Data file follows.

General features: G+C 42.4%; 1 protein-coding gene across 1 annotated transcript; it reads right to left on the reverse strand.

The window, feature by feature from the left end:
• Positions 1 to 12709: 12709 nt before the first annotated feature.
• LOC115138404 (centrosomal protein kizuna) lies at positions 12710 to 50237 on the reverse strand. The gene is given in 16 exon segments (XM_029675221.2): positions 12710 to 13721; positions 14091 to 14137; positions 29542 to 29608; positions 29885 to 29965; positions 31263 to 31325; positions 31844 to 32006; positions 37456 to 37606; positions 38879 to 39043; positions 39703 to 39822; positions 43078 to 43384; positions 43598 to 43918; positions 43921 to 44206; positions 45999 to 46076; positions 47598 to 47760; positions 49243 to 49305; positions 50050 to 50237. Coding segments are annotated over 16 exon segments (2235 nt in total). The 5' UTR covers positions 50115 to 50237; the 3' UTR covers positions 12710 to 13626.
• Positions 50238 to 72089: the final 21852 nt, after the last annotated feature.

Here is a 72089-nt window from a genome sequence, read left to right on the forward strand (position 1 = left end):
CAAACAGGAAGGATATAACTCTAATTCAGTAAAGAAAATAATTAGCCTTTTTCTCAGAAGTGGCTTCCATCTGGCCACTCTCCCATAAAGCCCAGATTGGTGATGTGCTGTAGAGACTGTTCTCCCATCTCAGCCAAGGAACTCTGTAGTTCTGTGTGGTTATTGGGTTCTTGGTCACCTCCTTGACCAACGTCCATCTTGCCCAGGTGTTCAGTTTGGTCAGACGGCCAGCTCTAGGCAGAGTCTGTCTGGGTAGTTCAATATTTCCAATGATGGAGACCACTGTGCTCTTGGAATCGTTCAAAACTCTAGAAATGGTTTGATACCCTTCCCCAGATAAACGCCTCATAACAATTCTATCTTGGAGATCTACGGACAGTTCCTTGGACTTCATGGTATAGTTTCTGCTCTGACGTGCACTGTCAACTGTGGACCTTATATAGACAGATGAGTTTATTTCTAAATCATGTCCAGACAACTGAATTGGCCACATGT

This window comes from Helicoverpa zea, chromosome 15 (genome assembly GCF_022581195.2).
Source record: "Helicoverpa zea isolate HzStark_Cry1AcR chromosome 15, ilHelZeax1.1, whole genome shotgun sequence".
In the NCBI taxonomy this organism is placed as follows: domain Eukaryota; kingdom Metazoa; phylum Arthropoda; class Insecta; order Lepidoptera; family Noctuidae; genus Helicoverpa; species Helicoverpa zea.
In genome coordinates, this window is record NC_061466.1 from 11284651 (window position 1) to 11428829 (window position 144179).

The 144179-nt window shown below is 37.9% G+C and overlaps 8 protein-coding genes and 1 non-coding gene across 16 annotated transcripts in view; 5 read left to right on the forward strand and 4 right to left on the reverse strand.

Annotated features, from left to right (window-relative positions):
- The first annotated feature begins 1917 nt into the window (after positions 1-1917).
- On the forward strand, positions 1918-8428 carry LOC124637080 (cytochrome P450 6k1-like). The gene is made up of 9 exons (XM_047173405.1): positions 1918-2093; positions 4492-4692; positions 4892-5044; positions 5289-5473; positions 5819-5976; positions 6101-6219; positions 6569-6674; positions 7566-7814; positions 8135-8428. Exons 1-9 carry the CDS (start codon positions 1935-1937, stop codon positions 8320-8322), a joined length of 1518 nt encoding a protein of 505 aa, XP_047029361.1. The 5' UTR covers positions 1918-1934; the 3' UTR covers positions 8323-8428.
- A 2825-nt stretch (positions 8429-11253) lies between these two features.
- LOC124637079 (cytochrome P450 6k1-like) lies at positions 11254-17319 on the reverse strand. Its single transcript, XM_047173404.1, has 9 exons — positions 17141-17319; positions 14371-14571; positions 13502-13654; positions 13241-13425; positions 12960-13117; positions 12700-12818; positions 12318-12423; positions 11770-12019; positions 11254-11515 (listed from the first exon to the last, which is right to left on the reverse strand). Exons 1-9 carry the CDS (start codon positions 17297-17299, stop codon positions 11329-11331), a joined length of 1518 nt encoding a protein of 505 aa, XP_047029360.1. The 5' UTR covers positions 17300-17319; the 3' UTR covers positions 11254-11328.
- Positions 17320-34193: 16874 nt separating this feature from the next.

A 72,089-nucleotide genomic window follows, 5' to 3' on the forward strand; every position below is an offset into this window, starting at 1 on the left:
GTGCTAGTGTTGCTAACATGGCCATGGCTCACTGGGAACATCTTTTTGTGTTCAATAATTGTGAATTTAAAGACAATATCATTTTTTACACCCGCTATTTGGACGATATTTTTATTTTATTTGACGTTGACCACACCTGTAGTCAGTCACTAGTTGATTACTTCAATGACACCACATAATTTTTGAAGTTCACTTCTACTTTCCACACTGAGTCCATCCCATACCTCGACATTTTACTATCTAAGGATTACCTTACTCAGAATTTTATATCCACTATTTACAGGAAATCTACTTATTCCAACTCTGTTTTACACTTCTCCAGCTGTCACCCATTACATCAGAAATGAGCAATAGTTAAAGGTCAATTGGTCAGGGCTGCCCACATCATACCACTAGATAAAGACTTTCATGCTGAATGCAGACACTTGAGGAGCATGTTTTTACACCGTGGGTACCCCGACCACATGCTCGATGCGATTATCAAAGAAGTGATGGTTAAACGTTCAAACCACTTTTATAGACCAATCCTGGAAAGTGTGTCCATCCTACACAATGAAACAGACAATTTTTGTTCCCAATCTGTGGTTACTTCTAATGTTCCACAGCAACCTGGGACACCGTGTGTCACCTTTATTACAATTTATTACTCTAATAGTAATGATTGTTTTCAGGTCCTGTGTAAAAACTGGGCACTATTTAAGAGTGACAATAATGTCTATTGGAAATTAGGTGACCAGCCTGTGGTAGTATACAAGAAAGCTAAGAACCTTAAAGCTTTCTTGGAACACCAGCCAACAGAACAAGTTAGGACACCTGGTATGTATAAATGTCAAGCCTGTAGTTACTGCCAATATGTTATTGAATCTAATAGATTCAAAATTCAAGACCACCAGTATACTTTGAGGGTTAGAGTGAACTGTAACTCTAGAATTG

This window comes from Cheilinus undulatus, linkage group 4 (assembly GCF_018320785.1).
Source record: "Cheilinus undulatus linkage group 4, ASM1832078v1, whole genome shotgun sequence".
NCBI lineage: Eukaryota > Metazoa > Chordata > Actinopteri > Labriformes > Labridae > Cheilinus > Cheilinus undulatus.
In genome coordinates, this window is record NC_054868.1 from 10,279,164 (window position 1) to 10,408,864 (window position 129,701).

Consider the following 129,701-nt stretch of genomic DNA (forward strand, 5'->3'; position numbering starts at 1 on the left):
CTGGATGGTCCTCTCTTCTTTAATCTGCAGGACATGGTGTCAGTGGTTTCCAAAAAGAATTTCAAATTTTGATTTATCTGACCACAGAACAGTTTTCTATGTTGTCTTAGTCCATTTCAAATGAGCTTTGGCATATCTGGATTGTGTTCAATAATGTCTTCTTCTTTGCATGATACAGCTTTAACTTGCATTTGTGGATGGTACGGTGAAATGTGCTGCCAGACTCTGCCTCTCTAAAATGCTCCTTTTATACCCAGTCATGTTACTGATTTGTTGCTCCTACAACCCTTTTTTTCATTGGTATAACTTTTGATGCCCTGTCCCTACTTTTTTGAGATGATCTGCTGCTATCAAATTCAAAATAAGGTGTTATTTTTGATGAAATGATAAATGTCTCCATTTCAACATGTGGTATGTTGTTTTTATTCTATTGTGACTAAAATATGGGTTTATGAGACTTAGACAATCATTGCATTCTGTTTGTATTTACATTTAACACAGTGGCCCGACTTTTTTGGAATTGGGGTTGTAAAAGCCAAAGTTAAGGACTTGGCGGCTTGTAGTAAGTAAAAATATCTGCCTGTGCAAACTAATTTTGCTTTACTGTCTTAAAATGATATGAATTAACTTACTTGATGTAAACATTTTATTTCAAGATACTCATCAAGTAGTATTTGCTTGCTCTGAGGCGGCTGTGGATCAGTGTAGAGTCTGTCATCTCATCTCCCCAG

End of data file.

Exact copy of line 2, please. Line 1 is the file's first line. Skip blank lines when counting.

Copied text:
The window, feature by feature from the left end: